A Legacy That Lives and Grows

The Center continues to conduct research and to develop and disseminate information that improves the design and management of marine protected areas, using its nearby Nusa Penida Marine Protected Area training site to deliver customized, hands-on instruction. It is also embarking on bold, new initiatives to expand its influence and enhance its ability to support partners, including:

  • Collaborating with Indonesia’s Ministry of Marine Affairs and Fisheries to establish a School for Marine Protected Area Management in Indonesia. The school will help to build the knowledge and skills required to support the country’s goal of protecting 10 percent of its oceans and coasts.
  • Establishing and promoting peer learning networks — a proven means for sharing and strengthening tools and practices in other parts of the world — to connect and empower marine conservationists throughout the region.

The demand for training and learning services continues to grow as governments and communities throughout the Coral Triangle become more concerned about the long-term sustainability of their oceans and reefs. Amid this increasing demand, the Center is strengthening its reputation as a regional hub for marine conservation and is contributing to a growing body of knowledge that will help to improve ocean management globally. The Coral Triangle Center promises to be one of the Conservancy’s most valuable and enduring partners.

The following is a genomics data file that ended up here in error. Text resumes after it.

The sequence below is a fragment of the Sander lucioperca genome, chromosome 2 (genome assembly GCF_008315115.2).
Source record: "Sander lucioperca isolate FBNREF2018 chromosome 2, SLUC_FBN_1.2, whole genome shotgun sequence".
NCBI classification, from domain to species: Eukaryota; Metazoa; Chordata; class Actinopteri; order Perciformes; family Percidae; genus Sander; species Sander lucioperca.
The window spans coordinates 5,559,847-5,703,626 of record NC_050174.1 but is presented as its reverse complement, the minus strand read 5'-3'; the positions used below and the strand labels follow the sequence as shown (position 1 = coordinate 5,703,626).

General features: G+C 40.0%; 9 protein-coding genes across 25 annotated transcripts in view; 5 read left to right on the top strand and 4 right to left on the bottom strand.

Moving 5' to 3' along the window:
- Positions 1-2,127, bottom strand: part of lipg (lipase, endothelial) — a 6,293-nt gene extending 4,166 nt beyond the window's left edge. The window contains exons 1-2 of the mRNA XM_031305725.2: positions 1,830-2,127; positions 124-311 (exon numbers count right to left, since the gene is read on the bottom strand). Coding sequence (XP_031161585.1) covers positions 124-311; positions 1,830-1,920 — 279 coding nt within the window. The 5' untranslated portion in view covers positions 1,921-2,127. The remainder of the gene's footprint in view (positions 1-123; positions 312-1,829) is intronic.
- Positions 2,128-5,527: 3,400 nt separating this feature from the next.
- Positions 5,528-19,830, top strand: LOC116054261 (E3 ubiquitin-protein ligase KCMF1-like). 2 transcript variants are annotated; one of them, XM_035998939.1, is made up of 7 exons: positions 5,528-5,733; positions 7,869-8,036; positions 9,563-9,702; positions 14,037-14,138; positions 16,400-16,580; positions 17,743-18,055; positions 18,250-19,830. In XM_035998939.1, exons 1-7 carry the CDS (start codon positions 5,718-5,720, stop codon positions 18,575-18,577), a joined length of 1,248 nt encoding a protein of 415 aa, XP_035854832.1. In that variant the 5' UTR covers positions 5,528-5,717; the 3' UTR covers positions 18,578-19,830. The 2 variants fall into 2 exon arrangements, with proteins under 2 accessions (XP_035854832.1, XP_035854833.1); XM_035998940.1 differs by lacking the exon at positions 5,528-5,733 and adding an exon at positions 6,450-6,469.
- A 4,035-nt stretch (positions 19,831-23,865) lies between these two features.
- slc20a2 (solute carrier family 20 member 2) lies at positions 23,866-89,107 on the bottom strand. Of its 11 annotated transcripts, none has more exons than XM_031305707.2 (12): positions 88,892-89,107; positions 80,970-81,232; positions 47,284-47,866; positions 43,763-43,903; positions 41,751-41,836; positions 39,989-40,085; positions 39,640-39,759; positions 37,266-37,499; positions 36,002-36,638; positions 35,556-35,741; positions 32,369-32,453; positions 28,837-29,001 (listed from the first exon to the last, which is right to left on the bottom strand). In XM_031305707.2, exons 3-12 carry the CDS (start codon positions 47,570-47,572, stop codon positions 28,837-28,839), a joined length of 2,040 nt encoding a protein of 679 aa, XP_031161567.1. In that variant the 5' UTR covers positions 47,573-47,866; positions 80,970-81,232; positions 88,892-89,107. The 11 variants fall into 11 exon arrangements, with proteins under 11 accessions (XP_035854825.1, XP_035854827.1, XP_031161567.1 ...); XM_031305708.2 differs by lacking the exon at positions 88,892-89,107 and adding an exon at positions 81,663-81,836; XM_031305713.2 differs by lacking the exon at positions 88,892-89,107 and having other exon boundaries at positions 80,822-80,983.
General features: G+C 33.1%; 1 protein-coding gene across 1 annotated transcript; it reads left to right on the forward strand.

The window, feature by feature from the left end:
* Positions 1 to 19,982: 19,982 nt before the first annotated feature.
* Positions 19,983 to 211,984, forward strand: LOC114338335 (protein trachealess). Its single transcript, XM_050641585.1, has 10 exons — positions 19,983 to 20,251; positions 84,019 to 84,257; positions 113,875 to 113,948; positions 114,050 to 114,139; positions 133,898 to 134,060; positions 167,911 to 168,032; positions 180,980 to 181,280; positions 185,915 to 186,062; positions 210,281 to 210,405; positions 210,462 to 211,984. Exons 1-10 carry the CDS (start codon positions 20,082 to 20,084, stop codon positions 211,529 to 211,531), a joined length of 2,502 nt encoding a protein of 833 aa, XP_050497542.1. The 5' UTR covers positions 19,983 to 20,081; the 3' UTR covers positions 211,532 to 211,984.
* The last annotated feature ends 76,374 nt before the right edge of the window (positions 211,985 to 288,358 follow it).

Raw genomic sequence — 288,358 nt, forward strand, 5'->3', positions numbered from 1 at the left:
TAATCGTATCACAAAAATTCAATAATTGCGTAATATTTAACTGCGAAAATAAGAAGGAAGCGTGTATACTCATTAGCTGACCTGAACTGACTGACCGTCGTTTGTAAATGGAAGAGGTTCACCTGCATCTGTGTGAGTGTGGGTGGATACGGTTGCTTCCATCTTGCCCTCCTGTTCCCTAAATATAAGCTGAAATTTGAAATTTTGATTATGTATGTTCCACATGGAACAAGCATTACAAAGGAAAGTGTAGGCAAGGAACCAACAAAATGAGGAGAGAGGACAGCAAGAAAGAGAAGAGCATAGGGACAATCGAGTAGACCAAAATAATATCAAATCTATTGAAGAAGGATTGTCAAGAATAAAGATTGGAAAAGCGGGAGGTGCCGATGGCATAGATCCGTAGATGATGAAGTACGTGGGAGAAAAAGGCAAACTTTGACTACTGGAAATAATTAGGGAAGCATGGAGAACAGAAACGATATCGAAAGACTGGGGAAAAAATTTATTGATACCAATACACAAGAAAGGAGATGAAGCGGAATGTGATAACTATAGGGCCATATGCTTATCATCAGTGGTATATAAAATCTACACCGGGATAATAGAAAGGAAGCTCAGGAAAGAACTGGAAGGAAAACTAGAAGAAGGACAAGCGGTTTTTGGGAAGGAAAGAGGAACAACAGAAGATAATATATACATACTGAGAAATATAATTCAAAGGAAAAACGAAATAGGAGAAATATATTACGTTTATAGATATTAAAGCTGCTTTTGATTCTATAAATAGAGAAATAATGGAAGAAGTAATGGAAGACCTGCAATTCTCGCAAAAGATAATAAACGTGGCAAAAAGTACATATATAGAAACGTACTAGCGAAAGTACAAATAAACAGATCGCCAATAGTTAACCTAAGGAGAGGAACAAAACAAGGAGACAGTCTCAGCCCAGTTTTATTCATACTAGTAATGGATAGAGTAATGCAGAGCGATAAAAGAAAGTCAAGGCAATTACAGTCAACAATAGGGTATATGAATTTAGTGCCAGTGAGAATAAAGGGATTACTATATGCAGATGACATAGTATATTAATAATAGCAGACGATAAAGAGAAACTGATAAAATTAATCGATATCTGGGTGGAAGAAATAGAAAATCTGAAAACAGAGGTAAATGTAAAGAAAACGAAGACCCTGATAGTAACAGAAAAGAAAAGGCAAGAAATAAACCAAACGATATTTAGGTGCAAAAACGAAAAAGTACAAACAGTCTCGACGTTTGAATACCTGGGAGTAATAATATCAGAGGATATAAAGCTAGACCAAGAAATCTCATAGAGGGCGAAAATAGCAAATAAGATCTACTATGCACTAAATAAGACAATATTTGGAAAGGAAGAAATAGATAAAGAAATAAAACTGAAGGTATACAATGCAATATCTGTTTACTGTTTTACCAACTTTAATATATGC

Ms. Rili Djohani serves as Executive Director of the Coral Triangle Center. She has worked for over 20 years in conservation nonprofits to improve the management of marine protected areas and reduce the use of unsustainable fishing practices. From 1989 to 1993, she developed the marine conservation portfolio for WWF Indonesia and was involved in numerous USAID- and Worldbank-funded marine programs for Indonesia. She then worked for The Nature Conservancy from 1995 to 2011. In that capacity, she assisted the Government of Indonesia with the planning of marine protected areas throughout Indonesia and implemented multiple-year marine conservation programs in Komodo, Wakatobi, Derawan, Raja Ampat and Nusa Penida. Rili established the Conservancy’s Coral Triangle Center program in Bali in 2000 and served as the Conservancy’s Country Director for Indonesia from 2004 to 2008. She was part of the team that helped start up and launch the Coral Triangle Initiative on Coral Reefs, Fisheries and Food Security (CTI), a multi-lateral partnership between Indonesia, Malaysia, the Philippines, Timor Leste, Papua New Guinea and the Solomon Islands to safeguard the most diverse reefs on earth. Rili was appointed the Conservancy’s Coral Triangle Program Director in 2009 and focused on government and partner relationships in the Asia Pacific region. She worked closely with the Conservancy to launch the CTC as an independent regionally-based nonprofit in 2011. Rili Djohani holds an M.S. in tropical marine ecology from the University of Leiden in the Netherlands and an M.S. in tropical coastal zone management from the University of Newcastle Upon Tyne. She is currently enrolled in a Ph.D. program in environmental policy and law with the University of Leiden.